How to save water, salt and air by reducing CO2 emissions

Posted February 23, 2019 08:11:17A new study has found that reducing CO 2 emissions through the adoption of efficient, energy-efficient water treatment techniques could reduce water consumption and water use by a factor of 10.

This is the first report to directly quantify the impact of reducing water use and CO 2 emission by using efficient water treatment technologies to achieve water conservation goals.

Lead researcher Dr Andrew McKeown from the University of Western Australia’s School of Environment and Sustainable Energy said water treatment had been overlooked for a long time because it was often assumed that it was not an important part of water management.

“We’ve done this in the water treatment sector and we’ve looked at a range of approaches including desalination and membrane treatment, and we found that water treatment has a major impact on water supply, especially with respect to reducing water demand,” Dr McKeone said.

“It’s a key component of our water supply management strategy and the water we consume in Australia is a significant contributor to our water demand and water resources.”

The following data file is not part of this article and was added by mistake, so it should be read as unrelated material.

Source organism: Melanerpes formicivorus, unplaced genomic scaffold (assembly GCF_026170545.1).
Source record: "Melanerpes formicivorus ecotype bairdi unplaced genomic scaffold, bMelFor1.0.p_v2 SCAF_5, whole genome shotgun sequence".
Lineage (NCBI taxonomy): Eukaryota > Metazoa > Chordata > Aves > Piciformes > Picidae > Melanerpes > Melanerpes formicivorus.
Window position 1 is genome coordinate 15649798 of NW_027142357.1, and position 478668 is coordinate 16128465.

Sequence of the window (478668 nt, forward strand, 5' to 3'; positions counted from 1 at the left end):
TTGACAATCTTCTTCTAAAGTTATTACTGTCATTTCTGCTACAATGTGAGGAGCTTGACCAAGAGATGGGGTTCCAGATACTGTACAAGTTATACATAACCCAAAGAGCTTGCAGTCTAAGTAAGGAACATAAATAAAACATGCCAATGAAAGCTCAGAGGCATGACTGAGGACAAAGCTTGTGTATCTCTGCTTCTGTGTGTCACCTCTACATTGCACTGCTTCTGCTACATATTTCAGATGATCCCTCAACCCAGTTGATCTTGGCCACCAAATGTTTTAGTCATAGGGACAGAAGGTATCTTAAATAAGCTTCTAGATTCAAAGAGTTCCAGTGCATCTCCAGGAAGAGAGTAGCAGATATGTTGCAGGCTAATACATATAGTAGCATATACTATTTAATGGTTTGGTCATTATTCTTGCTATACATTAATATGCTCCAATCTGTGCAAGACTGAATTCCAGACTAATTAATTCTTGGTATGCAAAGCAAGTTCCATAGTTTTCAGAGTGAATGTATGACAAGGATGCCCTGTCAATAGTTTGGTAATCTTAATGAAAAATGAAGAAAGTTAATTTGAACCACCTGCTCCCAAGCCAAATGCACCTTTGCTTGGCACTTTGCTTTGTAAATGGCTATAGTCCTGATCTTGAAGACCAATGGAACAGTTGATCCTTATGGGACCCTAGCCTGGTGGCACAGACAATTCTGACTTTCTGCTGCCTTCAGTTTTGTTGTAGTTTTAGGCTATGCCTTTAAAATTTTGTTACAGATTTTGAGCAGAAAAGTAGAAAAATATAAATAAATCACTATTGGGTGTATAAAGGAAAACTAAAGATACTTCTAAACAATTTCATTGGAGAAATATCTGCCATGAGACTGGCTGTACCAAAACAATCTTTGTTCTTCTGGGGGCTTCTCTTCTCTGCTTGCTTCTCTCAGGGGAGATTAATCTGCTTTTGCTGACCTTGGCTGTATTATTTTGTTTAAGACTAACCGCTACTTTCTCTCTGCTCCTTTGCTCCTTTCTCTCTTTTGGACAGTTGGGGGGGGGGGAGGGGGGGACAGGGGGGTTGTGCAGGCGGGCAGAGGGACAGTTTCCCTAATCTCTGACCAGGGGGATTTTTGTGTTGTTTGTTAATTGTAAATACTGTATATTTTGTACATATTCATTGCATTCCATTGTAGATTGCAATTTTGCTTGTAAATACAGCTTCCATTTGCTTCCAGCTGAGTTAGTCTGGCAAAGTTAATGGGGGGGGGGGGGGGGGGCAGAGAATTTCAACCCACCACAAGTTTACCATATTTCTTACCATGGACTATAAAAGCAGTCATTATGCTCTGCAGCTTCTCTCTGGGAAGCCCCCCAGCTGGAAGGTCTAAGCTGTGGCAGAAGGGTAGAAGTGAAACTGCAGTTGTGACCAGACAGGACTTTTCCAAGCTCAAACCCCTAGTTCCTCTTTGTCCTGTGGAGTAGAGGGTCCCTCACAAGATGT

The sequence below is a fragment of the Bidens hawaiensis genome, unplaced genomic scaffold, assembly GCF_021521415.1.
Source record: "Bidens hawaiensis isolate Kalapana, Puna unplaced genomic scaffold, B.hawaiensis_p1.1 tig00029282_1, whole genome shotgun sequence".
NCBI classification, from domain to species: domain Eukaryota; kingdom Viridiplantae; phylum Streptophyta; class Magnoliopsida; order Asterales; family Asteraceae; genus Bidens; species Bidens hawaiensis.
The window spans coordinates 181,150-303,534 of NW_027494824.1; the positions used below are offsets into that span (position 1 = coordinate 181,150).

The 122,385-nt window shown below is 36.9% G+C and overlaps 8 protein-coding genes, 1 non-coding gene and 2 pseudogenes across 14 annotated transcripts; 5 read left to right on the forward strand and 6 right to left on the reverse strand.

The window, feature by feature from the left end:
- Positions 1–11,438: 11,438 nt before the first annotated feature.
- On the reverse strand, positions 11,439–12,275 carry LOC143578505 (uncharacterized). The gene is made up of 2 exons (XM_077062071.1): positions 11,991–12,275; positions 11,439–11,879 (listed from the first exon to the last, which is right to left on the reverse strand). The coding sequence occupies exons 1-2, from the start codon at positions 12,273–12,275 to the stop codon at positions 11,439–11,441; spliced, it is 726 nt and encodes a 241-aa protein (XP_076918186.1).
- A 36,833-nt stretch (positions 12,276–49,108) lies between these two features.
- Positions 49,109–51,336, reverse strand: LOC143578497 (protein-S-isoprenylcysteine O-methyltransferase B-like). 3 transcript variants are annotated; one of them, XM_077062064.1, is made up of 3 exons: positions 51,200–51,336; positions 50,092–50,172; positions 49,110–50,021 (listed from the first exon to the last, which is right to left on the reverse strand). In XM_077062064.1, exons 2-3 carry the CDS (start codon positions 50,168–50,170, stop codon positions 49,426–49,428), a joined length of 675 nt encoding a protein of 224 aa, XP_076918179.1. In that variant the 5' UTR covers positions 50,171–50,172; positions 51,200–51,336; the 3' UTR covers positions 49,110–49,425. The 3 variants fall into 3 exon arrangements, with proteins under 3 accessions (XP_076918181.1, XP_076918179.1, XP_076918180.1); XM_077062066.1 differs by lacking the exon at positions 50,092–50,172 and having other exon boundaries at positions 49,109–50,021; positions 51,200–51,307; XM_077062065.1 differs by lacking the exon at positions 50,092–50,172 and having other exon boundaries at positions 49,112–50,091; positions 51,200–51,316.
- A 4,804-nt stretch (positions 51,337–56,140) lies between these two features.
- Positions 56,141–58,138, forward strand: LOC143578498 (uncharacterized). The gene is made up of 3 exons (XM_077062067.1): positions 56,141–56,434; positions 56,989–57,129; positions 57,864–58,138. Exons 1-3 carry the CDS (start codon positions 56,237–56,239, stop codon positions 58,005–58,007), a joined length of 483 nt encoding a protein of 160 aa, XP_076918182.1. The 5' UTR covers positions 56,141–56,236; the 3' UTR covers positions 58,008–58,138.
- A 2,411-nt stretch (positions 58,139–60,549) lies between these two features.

Water is a major water resource and it is important that we manage that resource to make sure that it’s being used wisely.

“Dr McKeon said the study showed that the benefits of water treatment outweighed the costs.”

The benefit of using water treatment is a big reason why we need to reduce water use in Australia,” he said.

Dr McVeigh said the water system was a key part of the water management strategy, and the results showed that water use was being reduced through water treatment in the country.”

In the water systems, we’ve shown that the water use is significantly reduced through efficiency and reduced by more than 10 per cent, which is quite a significant improvement over what was previously thought,” he explained.”

But what is interesting is that water used to be more than 20 per cent of water supply in some parts of the country, and it’s now lower than that.

“If we’re looking at the impact on our water resources, this is a huge improvement, and a significant factor of our ability to reduce our water use.”

The researchers from the Water and Climate Program at the University’s School are currently studying water demand trends across Australia and the region.

Dr MacKeown said he hoped the results would be replicated in other water systems around the world.

“Our findings show that water is being managed more effectively than previously thought, so if there are other systems around Australia that are doing similar things, it will provide more value to people and their water use,” he noted.

“As the world becomes more efficient, water use will continue to fall and water demand will continue down as a result.”